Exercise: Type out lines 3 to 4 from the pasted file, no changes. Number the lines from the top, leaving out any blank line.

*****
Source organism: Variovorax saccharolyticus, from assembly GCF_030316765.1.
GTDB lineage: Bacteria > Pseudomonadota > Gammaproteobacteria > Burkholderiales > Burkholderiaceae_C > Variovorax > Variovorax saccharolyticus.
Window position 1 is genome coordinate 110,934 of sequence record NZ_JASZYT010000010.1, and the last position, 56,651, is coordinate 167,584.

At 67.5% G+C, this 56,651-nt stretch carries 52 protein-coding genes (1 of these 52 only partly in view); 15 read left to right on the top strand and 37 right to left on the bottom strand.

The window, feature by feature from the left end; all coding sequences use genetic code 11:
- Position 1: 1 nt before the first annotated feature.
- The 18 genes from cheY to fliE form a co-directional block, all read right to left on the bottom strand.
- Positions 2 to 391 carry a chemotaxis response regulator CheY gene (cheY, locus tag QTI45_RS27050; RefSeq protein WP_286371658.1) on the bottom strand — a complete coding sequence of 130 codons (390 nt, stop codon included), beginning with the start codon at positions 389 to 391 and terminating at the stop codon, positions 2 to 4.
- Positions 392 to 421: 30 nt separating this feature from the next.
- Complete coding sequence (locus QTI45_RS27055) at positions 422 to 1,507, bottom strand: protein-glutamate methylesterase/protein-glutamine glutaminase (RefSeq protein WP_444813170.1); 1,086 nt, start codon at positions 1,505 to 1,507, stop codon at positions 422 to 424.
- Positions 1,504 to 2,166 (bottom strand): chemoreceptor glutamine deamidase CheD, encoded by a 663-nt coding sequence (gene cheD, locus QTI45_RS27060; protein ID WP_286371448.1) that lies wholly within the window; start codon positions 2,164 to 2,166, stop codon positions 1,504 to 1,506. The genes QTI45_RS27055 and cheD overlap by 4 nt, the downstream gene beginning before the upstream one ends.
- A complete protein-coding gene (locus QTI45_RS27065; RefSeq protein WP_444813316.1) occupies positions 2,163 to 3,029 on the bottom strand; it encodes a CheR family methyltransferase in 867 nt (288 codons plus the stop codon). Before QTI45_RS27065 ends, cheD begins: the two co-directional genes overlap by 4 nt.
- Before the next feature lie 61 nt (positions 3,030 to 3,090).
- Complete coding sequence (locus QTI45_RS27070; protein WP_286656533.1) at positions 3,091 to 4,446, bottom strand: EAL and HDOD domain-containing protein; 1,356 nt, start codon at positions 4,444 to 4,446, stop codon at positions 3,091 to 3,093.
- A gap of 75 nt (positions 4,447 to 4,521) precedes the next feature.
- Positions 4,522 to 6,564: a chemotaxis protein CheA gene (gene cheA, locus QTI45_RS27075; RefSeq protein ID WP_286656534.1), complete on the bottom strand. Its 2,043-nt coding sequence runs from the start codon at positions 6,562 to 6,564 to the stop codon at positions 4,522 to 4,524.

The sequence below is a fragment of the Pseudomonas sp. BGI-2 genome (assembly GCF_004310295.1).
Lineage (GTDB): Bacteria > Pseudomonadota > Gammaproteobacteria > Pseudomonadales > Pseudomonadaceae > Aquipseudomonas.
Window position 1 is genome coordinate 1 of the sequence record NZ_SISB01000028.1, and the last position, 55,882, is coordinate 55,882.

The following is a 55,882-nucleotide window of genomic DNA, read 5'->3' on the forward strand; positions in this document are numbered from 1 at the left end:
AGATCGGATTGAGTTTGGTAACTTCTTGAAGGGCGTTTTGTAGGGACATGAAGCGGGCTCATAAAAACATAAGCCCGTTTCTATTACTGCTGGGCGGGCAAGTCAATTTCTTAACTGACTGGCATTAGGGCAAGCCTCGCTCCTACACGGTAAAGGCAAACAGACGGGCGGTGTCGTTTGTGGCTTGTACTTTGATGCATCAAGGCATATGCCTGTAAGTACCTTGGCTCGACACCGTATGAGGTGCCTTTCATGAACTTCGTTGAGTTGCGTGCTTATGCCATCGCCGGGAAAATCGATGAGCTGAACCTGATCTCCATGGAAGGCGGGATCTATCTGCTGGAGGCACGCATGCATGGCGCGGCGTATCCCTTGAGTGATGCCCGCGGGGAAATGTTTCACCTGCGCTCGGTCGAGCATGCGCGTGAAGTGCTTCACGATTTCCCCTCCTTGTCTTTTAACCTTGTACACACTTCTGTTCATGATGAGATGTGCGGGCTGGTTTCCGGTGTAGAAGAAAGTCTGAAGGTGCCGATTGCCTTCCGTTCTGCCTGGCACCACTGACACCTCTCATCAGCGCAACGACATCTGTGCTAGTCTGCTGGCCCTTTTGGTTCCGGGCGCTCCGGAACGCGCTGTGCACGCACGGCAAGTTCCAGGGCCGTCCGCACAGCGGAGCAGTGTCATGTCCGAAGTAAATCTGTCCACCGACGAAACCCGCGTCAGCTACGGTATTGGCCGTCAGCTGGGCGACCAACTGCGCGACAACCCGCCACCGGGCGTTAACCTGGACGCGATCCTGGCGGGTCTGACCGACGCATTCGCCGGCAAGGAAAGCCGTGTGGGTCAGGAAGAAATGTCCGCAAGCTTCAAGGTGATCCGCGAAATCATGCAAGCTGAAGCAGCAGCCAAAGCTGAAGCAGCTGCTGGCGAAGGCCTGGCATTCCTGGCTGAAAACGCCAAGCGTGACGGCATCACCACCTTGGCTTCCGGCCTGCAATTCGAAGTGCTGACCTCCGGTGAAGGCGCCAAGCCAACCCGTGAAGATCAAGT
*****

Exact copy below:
Window position 1 is genome coordinate 110,934 of sequence record NZ_JASZYT010000010.1, and the last position, 56,651, is coordinate 167,584.

At 67.5% G+C, this 56,651-nt stretch carries 52 protein-coding genes (1 of these 52 only partly in view); 15 read left to right on the top strand and 37 right to left on the bottom strand.